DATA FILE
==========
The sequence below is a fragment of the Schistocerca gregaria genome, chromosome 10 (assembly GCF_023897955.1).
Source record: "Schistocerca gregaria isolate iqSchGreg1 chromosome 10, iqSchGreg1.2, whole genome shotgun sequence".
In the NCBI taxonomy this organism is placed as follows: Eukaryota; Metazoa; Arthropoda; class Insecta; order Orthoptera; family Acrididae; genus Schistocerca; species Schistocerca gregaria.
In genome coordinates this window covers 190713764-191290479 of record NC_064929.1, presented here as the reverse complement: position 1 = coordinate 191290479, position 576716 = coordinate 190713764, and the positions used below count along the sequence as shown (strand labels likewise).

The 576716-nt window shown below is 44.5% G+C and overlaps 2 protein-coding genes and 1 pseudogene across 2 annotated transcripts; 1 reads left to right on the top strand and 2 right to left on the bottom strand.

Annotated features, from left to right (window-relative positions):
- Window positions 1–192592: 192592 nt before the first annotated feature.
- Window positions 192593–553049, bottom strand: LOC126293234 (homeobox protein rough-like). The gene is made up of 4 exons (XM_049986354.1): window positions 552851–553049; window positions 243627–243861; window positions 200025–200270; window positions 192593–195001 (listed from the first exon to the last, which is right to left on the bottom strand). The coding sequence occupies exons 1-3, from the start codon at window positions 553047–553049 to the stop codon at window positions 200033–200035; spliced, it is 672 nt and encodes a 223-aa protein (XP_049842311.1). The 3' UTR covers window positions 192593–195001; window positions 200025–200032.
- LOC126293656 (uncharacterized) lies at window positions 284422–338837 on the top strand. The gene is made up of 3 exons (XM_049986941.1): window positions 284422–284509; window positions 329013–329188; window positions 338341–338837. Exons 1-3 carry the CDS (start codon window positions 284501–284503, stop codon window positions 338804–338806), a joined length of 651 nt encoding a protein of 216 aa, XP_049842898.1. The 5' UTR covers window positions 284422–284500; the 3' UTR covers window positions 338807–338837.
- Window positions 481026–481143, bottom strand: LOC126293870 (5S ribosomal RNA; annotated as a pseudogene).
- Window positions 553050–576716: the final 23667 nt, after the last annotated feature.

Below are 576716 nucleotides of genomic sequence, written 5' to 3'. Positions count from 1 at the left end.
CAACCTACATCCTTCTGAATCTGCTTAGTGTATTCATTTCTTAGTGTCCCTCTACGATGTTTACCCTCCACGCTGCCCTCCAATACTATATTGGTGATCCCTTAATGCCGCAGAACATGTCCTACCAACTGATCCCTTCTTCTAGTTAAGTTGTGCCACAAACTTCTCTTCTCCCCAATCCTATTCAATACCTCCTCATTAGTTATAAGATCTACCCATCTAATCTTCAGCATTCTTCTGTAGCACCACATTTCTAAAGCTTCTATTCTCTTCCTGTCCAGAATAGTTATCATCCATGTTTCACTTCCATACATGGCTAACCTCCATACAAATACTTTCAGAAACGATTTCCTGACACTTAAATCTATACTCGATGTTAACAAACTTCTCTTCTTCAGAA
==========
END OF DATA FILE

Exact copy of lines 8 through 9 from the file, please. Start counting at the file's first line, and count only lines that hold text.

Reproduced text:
- Window positions 192593–553049, bottom strand: LOC126293234 (homeobox protein rough-like). The gene is made up of 4 exons (XM_049986354.1): window positions 552851–553049; window positions 243627–243861; window positions 200025–200270; window positions 192593–195001 (listed from the first exon to the last, which is right to left on the bottom strand). The coding sequence occupies exons 1-3, from the start codon at window positions 553047–553049 to the stop codon at window positions 200033–200035; spliced, it is 672 nt and encodes a 223-aa protein (XP_049842311.1). The 3' UTR covers window positions 192593–195001; window positions 200025–200032.
- LOC126293656 (uncharacterized) lies at window positions 284422–338837 on the top strand. The gene is made up of 3 exons (XM_049986941.1): window positions 284422–284509; window positions 329013–329188; window positions 338341–338837. Exons 1-3 carry the CDS (start codon window positions 284501–284503, stop codon window positions 338804–338806), a joined length of 651 nt encoding a protein of 216 aa, XP_049842898.1. The 5' UTR covers window positions 284422–284500; the 3' UTR covers window positions 338807–338837.